I really felt for Bella and Godwin. It’s a special sort of father-daughter relationship they have, and I feel that the black and white helps with that too.
R. R.: The chemistry between Willem and Emma is so strong, and I think it really comes across. They had such fun working together! And Rami [Youssef], who plays McCandles, is also a really fun person. When we filmed Poor Things, we shot all the English stuff first. So we’re in Baxter’s house, and it begins there, but it also ends there. The three of them had this beautiful world to themselves for the first three or four weeks of the filming process. Then, as a film crew, we all moved to another stage, and we all went to Lisbon. It was a whole new dynamic, because Bella was with Mark Ruffalo, who plays Duncan Wedderburn, and we were all out in this crazy Lisbon set! We missed all of that great fun in Godwin’s place, and the safety of that.
Robbie Ryan on Visual Inspirations for Poor Things and Recent DP Work he Admires
What were your biggest inspirations for Poor Things, visually?
Robbie Ryan: Yorgos is keen on Francis Ford Coppola’s Dracula: he really enjoyed the “fakeness” of that film, but it had kind of a beautiful characteristic to it, because it was all filmed in film sets as well. He was like, “Well, that works. Why don’t we try that?” Because it doesn’t look totally real, but it totally works for the story. Our story was kind of similar, and I think Yorgos interpreted that into his own world very well.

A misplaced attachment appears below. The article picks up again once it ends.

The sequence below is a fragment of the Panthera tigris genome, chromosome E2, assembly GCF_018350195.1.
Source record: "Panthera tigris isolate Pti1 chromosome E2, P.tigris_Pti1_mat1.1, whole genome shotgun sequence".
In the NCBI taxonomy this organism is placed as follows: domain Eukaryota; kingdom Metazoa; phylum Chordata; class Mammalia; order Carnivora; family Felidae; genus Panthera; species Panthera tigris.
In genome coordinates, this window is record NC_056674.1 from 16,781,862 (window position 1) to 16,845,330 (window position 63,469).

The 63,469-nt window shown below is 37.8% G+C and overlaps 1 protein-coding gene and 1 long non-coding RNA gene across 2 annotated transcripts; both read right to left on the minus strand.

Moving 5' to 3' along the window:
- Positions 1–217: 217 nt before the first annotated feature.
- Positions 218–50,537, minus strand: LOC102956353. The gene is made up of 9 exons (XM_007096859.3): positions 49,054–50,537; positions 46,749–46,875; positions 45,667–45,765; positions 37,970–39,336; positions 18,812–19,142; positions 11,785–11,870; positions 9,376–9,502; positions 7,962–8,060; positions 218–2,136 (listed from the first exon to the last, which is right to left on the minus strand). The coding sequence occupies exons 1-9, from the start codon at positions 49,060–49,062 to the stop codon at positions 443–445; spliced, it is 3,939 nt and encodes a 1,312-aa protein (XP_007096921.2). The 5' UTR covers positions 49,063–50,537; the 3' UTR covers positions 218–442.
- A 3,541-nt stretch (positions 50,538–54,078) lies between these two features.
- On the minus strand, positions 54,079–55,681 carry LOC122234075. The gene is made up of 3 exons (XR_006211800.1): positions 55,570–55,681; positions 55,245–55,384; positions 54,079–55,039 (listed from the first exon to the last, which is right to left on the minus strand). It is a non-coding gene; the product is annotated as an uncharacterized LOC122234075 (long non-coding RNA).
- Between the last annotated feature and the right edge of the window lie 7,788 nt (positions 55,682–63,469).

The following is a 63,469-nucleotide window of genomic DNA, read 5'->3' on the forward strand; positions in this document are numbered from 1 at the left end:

Would you work with virtual reality?
R. R.: I certainly wouldn’t say no to it. You know, we used a little bit of virtual reality in Poor Things, where you have that LED backdrop.
It feels so immersive!
I was in Venice’s VR island last year, and I really enjoyed being a participant in it. I can see the potential. In terms of filming it, I’m not sure if I’d enjoy it so much, because there’s so much technicality in it. I’m very basic when it comes to technical stuff: I like simplicity. So I might not be the right technician, for that kind of thing!
Are there any DPs whose work impressed you recently?
R. R.: Oh, interesting! Well, from a DP’s point of view, I’m a big fan of a cinematographer called Christopher Blauville, who did Meek’s Cutoff. That’s one of my favourite films, but that was nearly 12 years ago! He still makes really nice stuff: he’s got a great aesthetic.
There are tons of great cinematographers out there! This year, I loved a film called Godland, from director Hlynur Pálmason: it’s beautiful looking and really evocative. Hélène Louvart shot Alice Rohrwacher’s La Chimera: it’s my favourite of the year! It’s shot so beautifully. Alice Rohrwacher is a great filmmaker, and Hélène is an amazing cinematographer.
Thank you for talking to us!
This interview was edited for length and clarity.
Watch Poor Things in US theaters on December 8, 2023, and in UK cinemas on January 12, 2024. Read our review of Poor Things.